Indeed it was an Arditti-commissioned work that was the highlight of the first evening. Conlon Nancarrow’s String Quartet No. 3 was written when the composer was 75 and only just beginning to receive the international attention his highly individual music deserved. Each of the quartet’s three movements is built around a four-part canon in which each successive voice is in a faster tempo than the last. This means that in the third movement, for instance, the cello’s unhurried and slightly cumbersome melody becomes a sprightly dance by the time it reaches the first violin part. The complex, interlocking-tempi were convincingly handled by the players and the spectral shimmer of harmonics in the second movement was especially lovely, despite an untimely coughing fit from a member of the audience.

But the meat of the first programme consisted of two somewhat more substantial works, both of them central to the Ardittis’ repertoire. Their take on Ligeti’s Second String Quartet is considered nigh-on-definitive by the composer himself, and their performance on the 9th certainly had an air of authority about it, making perfect sense of its somewhat bipolar design. If the quiet, almost still passages that punctuate the work didn’t quite have the luminosity they can do, the noisier moments – such as the fourth movement’s Presto furioso – came across vividly, and their handling of the work’s wide variety of otherworldly textures was always entrancing. In Dutilleux’s ‘Ainsi la nuit’, however, the finely interwoven episodes – seven movements and four ‘parentheses’ – felt a little aimless, revolving obsessively around a handful of indistinct motifs. There was some beautiful playing here, especially from cellist Rohan de Saram, but the music seemed positively straight-laced next to the unflagging inventiveness of Ligeti.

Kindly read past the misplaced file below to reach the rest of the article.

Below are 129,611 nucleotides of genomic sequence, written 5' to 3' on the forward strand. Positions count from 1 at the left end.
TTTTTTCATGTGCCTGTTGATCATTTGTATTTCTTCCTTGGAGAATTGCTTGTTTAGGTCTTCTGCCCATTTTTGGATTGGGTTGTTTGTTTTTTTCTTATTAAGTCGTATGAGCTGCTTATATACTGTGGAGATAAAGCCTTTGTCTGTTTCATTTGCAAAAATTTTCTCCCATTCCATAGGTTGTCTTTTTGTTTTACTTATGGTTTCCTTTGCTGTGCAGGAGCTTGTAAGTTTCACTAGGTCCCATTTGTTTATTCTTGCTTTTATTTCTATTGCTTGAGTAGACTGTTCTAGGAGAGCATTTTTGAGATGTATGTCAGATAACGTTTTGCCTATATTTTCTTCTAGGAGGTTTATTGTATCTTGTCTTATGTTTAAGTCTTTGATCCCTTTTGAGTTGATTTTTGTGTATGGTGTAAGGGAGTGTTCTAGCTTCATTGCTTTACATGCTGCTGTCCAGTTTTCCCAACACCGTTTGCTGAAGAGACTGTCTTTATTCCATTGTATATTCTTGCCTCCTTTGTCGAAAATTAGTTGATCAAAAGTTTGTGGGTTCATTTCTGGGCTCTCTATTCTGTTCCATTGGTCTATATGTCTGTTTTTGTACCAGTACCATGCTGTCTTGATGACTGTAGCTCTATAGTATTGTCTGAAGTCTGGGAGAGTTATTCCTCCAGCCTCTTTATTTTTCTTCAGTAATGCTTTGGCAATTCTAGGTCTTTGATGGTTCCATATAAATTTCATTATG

The following Saturday saw an even more ambitious programme, featuring the work of no fewer than seven composers. If there was a common thread running through the evening, it was in the extreme concentration of the individual pieces on offer, each one focusing on one or two ideas before moving on. Webern’s Six Bagatelles best represented this impulse, each of the tiny movements an exquisite gem of utmost clarity, every gesture invested with meaning. The Ardittis’ performance was highly detailed, with a rapt stillness to the slower movements that belied Webern’s reputation as a heartless creator of musical machines.